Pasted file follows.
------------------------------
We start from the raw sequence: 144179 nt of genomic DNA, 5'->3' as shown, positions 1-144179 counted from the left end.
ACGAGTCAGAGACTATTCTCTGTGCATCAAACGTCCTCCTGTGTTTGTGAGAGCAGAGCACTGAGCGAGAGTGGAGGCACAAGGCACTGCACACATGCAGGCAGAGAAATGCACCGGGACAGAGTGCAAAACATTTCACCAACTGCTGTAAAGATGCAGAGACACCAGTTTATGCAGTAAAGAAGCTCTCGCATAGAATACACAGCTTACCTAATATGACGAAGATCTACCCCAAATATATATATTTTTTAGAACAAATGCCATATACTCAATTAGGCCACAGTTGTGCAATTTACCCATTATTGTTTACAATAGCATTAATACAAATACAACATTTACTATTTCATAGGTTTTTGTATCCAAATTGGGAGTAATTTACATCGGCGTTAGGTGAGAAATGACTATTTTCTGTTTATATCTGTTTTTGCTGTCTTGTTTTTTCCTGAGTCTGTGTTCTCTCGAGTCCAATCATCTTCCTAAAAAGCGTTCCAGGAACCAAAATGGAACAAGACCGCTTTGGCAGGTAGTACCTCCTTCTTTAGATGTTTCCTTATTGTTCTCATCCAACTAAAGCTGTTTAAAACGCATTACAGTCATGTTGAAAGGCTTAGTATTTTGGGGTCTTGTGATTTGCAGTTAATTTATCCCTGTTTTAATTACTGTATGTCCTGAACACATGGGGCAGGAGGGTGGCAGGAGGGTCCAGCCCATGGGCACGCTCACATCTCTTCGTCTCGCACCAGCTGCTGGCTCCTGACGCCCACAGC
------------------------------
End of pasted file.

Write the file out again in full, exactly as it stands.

We start from the raw sequence: 144179 nt of genomic DNA, 5'->3' as shown, positions 1-144179 counted from the left end.
ACGAGTCAGAGACTATTCTCTGTGCATCAAACGTCCTCCTGTGTTTGTGAGAGCAGAGCACTGAGCGAGAGTGGAGGCACAAGGCACTGCACACATGCAGGCAGAGAAATGCACCGGGACAGAGTGCAAAACATTTCACCAACTGCTGTAAAGATGCAGAGACACCAGTTTATGCAGTAAAGAAGCTCTCGCATAGAATACACAGCTTACCTAATATGACGAAGATCTACCCCAAATATATATATTTTTTAGAACAAATGCCATATACTCAATTAGGCCACAGTTGTGCAATTTACCCATTATTGTTTACAATAGCATTAATACAAATACAACATTTACTATTTCATAGGTTTTTGTATCCAAATTGGGAGTAATTTACATCGGCGTTAGGTGAGAAATGACTATTTTCTGTTTATATCTGTTTTTGCTGTCTTGTTTTTTCCTGAGTCTGTGTTCTCTCGAGTCCAATCATCTTCCTAAAAAGCGTTCCAGGAACCAAAATGGAACAAGACCGCTTTGGCAGGTAGTACCTCCTTCTTTAGATGTTTCCTTATTGTTCTCATCCAACTAAAGCTGTTTAAAACGCATTACAGTCATGTTGAAAGGCTTAGTATTTTGGGGTCTTGTGATTTGCAGTTAATTTATCCCTGTTTTAATTACTGTATGTCCTGAACACATGGGGCAGGAGGGTGGCAGGAGGGTCCAGCCCATGGGCACGCTCACATCTCTTCGTCTCGCACCAGCTGCTGGCTCCTGACGCCCACAGC